Playwright and actor Dan Hoyle spent 100 days traveling through small-town America and found himself immersed in the populist anger of the people whom Sarah Palin famously described as ‘The Real Americans’ and awed at the disconnect between Obama Nation and Palin Country. Portrayed with humor, sympathy, confusion, angst, and song, this vivid performance challenges the audience to move beyond their bafflement and engage with the future of a politically polarized America. It’s a disconnect I often marvel at myself, so I’m hoping to see this April 22 or 23 @ 7:00 pm in the Brooks Theatre.

 Marigold Wars

Robin VanLear, the Cleveland Museum of Art’s community arts director who is renowned for Parade the Circle, is leading a team of collaborators in creating a world-premiere interactive performance about the struggle to find reason, peace and beauty amid the ravages of war. With the production, she fuses together sculpture, puppetry, and music from around the globe and multiple forms of dance. Marigold Wars plays on the Baxter Stage, April 14 – 17, Thur. @ 8:00 pm, Sat. @ 2:00 pm, Sun. @ 7:00 p.m.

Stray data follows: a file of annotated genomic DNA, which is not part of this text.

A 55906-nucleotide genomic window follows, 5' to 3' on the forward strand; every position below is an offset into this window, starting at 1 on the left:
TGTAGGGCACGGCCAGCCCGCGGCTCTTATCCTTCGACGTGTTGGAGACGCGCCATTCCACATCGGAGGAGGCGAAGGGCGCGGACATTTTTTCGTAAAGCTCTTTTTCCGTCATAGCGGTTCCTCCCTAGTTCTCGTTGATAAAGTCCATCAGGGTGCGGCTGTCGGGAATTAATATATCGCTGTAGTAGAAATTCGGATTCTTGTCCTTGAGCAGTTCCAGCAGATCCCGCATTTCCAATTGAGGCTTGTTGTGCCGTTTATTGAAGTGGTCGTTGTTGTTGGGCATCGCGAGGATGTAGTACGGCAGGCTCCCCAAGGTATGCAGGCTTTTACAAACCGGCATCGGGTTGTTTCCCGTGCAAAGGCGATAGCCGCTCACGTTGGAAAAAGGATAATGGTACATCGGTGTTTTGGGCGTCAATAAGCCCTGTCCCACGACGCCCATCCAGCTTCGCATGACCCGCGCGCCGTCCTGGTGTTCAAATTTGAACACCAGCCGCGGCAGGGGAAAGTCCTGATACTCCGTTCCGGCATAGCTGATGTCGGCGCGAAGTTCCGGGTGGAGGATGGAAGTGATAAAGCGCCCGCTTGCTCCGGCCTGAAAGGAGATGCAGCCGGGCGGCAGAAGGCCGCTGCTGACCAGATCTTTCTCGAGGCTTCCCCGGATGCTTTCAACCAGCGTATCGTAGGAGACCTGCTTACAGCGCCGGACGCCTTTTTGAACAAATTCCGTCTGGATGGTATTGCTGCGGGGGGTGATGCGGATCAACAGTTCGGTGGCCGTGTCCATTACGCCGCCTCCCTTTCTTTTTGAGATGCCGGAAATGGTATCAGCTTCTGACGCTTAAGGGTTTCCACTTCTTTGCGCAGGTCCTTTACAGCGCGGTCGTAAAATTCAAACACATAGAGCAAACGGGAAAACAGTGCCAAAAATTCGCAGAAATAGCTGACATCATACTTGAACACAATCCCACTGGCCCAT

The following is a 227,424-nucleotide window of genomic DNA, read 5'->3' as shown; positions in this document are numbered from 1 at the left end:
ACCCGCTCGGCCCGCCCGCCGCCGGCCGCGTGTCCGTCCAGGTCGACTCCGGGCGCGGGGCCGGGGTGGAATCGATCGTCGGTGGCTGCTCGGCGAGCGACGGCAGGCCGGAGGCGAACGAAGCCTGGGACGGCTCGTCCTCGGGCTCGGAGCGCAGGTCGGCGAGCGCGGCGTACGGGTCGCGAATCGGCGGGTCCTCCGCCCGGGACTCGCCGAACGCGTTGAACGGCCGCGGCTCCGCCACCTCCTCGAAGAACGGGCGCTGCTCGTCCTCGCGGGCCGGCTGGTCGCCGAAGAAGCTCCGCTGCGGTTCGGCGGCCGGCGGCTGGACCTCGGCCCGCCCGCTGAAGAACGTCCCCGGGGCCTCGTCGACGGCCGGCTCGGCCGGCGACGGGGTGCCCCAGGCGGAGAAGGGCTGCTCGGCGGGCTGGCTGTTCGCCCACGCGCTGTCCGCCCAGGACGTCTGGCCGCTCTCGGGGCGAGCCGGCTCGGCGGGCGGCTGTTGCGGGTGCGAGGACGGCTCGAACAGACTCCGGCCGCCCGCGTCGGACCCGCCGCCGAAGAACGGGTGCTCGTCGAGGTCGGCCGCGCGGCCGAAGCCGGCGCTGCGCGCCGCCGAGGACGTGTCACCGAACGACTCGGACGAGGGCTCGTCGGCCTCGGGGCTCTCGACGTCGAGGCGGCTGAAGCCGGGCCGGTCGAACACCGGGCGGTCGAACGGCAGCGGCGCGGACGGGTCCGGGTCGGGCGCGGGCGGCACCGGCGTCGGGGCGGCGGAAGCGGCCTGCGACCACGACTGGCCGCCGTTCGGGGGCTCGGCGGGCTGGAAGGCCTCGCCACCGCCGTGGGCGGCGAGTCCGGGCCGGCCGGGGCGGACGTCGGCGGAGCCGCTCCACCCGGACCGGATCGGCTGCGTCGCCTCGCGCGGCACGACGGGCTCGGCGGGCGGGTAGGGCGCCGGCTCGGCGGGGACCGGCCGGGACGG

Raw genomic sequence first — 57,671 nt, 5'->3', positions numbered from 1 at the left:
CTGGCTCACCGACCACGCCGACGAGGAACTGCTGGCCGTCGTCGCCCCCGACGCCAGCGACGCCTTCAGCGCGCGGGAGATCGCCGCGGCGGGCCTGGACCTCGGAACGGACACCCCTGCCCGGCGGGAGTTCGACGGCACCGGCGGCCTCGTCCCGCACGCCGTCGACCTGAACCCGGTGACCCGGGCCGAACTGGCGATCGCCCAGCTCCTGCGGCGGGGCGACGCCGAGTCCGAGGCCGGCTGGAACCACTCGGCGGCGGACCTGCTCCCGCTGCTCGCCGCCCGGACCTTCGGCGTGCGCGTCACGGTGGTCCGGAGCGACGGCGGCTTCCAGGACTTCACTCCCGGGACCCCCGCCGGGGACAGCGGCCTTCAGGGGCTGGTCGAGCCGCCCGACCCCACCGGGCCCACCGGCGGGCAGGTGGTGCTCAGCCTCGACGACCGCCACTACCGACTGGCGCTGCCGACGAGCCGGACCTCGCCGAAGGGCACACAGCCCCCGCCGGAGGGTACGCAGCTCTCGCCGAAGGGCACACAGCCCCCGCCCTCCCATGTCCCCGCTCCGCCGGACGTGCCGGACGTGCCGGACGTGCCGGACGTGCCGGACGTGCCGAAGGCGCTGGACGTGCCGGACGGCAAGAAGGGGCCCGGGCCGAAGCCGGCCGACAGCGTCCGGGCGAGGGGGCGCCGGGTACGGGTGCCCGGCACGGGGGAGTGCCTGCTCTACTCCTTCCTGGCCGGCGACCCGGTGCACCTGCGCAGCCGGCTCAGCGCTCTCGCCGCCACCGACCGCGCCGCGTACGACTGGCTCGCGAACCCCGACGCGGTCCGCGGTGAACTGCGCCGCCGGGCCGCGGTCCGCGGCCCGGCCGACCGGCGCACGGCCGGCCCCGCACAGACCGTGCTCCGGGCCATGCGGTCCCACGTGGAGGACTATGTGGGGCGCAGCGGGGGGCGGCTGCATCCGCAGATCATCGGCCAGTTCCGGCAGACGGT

Karamu Readings: TaKe A hArD RIDE

TaKe A hArD RIDE is an original trilogy written by three of Cleveland’s leading African-American playwrights: Part 1 – ANY MAN and FIVE CENTS will pay a COLORED GIRLS FARE all the way to nowhere by Cornell Calhoun III; Part 2 – Truth Out by Mary Weems; and Part 3 – Hunger is a Wanderer by Michael Oatman, a member of CPH’s Playwrights Unit. The production is presented by Karamu House, directed by Terrence Spivey and will be performed on April 17 @ 4pm in the Brooks Theatre.

Voices of Healing